When you’re recruiting top talent into your agency, chances are good that competitors of yours are also interested in the same candidates. According to the 48th Annual Atlas Corporate Relocation Survey released in April 2015, there has been a significant uptick among U.S. companies relocating employees since 2013 . Recruiting nationally means that you need to have a competitive edge to your offer of employment.
While most candidates are looking at the hard numbers of their potential annual salary, they’re also increasingly interested in softer parts of an employment offer, such as vacation time and paid relocation expenses. Consider these pros and cons to offering relocation benefits:
Reasons to Offer Paid Moving Expenses
If you’re located in New York City and the candidate you’re trying to recruit grew up and just graduated from a university in Seattle, that person may not want to leave the area without a strong impetus to do so. Offering relocation expenses is one way to inspire such a candidate to make the leap and cross the country to join your organization. A new graduate may not have the funds to move across the nation, rent an apartment and get set up for a new job. People who live in housing markets that continue to be poor might feel as if they cannot afford to move for a new job. In this type of a situation, paying the person’s moving expenses can ease the financial burden of just starting out in a career or making a transition to a new organization. Employees who have their relocation expenses paid feel a sense of loyalty to the employer and are more likely to stay on the job for a longer period of time. This can lower your organization’s future recruiting costs.
Pitfalls of Offering Relocation Expenses
Paying for relocation expenses may seem like an empty investment, especially if you’re in an industry with high turnover, such as technology. If you’re offering a generous salary and benefits package, paying for relocation expenses may not be necessary. When your organization is recruiting many new employees, the costs of relocation expenses may be burdensome to your corporate budget.
Whether you are just starting to write a relocation policy or are re-evaluating your current policy, keep in mind that every relocation policy should answer: who is eligible for relocation benefits, what relocation benefits are offered, and what the tax implications are . It’s important to evaluate your current strategy to make sure communication is clear as it’s critical for a relocating employee to understand if they’re eligible for relocation benefits, what they qualify for, and how to use them.
Beyond the Individual: Hiring Practices for Building
When a new employee comes into your organization, he or she will interact with a variety of current staff members. These daily interactions may be minimal for people who work on different projects, but employees who come together to do projects will need to get along so that work can be done efficiently and meet the goals of the project. Your hiring practices need to account for building better teams even as your staff is in flux.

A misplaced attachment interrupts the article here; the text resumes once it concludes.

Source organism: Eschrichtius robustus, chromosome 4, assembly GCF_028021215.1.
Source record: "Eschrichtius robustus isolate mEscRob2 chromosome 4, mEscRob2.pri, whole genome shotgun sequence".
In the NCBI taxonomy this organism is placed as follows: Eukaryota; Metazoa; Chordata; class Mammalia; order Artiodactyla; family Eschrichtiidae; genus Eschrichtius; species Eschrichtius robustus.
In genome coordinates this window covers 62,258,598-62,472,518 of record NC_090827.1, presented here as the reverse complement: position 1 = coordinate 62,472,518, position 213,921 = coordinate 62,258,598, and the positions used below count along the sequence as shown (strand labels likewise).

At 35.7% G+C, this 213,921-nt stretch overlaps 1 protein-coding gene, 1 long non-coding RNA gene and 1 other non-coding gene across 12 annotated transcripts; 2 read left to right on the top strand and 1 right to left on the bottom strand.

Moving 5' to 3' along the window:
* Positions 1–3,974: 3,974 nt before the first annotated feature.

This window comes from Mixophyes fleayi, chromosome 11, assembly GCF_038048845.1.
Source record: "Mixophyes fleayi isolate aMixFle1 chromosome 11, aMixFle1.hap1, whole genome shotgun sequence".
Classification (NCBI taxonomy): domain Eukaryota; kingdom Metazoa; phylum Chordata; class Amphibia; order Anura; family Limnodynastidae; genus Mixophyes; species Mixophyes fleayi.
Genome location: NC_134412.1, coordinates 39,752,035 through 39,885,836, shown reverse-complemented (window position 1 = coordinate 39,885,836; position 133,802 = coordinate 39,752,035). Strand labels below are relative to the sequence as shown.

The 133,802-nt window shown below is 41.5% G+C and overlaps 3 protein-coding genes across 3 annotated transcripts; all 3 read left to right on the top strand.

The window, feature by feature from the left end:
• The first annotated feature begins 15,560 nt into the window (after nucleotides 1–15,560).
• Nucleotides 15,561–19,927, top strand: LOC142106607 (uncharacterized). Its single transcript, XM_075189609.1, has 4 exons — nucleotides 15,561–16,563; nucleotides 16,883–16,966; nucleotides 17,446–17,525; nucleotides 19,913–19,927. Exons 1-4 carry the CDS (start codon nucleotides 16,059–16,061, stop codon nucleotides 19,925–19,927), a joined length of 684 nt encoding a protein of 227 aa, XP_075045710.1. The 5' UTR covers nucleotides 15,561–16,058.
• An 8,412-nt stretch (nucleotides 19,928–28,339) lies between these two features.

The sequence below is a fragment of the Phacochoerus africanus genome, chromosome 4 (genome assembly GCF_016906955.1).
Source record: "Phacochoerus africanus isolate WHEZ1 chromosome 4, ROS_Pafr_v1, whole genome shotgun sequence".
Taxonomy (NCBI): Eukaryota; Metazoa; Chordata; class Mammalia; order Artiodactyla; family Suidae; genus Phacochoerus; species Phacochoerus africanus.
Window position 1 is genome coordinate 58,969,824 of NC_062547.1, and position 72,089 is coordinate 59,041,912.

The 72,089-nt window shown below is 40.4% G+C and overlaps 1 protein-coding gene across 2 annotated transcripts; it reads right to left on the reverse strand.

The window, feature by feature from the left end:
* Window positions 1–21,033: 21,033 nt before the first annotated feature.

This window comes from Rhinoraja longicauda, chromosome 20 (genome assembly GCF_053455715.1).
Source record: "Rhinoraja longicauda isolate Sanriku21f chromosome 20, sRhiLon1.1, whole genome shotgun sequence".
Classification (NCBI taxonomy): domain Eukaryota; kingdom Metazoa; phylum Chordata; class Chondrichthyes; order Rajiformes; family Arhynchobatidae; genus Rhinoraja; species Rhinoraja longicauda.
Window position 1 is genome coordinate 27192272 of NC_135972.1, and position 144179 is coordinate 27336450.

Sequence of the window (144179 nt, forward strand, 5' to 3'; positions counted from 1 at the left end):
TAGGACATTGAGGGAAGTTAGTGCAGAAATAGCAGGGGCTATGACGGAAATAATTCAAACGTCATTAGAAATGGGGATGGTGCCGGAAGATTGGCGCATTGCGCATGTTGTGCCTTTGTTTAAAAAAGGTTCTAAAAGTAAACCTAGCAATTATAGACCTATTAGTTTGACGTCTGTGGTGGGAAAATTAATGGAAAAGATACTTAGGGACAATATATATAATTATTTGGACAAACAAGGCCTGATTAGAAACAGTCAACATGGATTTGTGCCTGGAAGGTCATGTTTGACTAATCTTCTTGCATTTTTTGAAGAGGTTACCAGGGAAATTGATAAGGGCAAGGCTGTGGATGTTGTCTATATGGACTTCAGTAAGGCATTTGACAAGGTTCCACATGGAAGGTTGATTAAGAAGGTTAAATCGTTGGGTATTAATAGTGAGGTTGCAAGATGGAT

What Makes a Good Team?
One consideration to keep in mind is that what works for one team may not work for another. Teams and projects are dynamic as are the people who are a part of them. When hiring individuals, consider the roles they might play on different teams within your organization. If you know that a new hire will spend 75 percent of his or her time working on a particular team, you will need to craft particular goals and ensure that personalities match during the hiring process, explains Kermit Burley, writing for the Houston Chronicle.
Team Players vs. Go-Getters
Team players understand that what they are doing is for the benefit of the entire organization. On the other hand, go-getters are more interested in how their efforts will pay off for themselves at some time in the future, according to Susan Heathfield’s article on About.com. During the hiring process, human resources staff and managers must explain the expectations for team involvement and explain how there are benefits to both the individual and the organization to working as a part of a team. Setting clear expectations during the hiring process helps to get the newly hired staff on board with the plan.
Hiring the Right Members for Your Team
Another important part of hiring the right members for your team is making sure that employees understand the importance of teamwork in the context of the organization. Explain how the team’s project aligns with the organization’s mission, vision and goals. Explore with the candidate how his or her personal goals mesh with all of that. An employee who is committed to helping an organization be successful will be happier.